At the Ecosystem Marketplace, we’re finding ourselves looking south and for good reason: as work continues on a REDD+ framework, we’re eagerly waiting to see how biodiversity protection might fit into a large-scale forest payments program in developing countries. Read this week’s MitMail for details on this and more.
NOTE: This article has been reprinted from Ecosystem Marketplace’s Mitigation Mail newsletter. You can receive this summary of global news and views from the world of biodiversity automatically in your inbox here.
15 November 2011 | As the days keep getting shorter, over here at the Ecosystem Marketplace we’re finding ourselves looking south. For good reason: as work continues on a REDD+ framework, we’re eagerly waiting to see how biodiversity protection might fit into a large-scale forest payments program in developing countries. Will carbon payments help deliver financial and technical support to biodiversity protection and monitoring, or could REDD+ driven afforestation actually be bad news for high biodiversity-value areas?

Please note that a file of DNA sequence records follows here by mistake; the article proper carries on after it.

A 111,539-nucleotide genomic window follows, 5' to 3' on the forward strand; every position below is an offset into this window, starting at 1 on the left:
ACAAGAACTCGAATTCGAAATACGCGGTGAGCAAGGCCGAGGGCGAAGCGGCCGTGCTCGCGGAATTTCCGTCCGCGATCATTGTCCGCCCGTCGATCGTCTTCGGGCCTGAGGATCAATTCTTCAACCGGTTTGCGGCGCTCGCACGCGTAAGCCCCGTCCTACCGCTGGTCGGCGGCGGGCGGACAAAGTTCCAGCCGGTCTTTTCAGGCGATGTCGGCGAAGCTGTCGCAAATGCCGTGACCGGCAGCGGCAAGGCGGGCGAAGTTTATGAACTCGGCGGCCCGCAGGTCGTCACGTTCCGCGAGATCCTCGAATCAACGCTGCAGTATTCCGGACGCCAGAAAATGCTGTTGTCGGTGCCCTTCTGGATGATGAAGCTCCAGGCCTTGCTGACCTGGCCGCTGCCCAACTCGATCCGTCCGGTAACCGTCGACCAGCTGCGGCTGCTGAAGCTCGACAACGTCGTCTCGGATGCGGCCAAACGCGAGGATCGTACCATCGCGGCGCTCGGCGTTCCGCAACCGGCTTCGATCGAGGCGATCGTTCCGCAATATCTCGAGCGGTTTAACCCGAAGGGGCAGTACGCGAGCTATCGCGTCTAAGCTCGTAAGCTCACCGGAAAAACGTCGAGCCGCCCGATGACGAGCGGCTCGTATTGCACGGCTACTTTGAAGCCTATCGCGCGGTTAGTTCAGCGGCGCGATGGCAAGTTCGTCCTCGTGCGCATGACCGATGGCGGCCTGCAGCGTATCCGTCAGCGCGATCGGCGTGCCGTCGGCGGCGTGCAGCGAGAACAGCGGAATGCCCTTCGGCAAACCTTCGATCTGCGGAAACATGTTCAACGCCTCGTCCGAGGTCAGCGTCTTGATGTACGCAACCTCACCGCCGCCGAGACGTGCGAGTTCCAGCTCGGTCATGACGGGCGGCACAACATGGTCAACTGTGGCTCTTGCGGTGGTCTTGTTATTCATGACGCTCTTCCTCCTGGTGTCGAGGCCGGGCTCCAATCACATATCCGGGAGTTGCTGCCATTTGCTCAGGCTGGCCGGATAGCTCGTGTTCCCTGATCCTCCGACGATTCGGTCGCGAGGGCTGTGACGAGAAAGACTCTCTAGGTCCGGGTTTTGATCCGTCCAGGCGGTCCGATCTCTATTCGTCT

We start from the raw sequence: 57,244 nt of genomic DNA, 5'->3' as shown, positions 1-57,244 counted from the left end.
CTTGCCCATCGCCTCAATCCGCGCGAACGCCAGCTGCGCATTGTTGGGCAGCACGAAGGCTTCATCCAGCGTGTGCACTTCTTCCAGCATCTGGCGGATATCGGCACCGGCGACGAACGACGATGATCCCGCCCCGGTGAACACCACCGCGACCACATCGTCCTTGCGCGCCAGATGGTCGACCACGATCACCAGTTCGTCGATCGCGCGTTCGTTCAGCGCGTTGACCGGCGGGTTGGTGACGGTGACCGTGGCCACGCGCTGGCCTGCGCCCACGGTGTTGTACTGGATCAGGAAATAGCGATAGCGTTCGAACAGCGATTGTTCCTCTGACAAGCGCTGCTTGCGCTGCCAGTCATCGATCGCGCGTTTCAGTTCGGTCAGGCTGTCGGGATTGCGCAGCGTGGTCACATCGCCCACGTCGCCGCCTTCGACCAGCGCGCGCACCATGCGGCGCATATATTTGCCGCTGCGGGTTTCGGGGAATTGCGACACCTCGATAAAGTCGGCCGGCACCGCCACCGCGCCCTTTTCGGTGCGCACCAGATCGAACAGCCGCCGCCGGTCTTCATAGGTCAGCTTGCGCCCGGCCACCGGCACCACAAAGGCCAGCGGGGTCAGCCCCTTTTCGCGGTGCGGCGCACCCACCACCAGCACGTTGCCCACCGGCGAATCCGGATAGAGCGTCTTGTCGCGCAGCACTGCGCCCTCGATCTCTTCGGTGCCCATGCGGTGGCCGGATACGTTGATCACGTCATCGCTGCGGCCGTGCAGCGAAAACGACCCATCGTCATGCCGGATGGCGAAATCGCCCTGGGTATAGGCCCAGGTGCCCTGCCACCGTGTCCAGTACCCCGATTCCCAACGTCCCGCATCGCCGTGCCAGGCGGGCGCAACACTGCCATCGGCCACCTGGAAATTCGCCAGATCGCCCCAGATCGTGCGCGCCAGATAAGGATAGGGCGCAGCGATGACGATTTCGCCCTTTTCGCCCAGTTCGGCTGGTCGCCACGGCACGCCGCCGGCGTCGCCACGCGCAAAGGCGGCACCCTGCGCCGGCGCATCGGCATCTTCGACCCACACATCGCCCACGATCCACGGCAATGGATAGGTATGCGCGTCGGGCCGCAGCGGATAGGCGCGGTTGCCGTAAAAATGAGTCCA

In this MitMail, we cover some new developments on that front, including recent Convention on Biological Diversity (CBD) workshops on incorporating biodiversity safeguards into REDD+ and a new manual on social & biodiversity impact assessment for REDD+ projects, coauthored by our parent organization Forest Trends. It remains to be seen to what extent CBD commitments to indigenous/local community participation and biodiversity protection make it into the final product of its collaboration with the UNFCC. We certainly have our fingers crossed.
Read on for the latest news in biodiversity market mechanisms. And as always, if you value what you read here, consider becoming a supporting subscriber. Your support helps us keep the lights on and keeps biodiversity news and analytics coming to your inbox every month, free of charge. Make a donation here.
—The Ecosystem Marketplace Team
If you have comments or would like to submit news stories, write to us at firstname.lastname@example.org.
Please see our Reprint Guidelines for details on republishing our articles.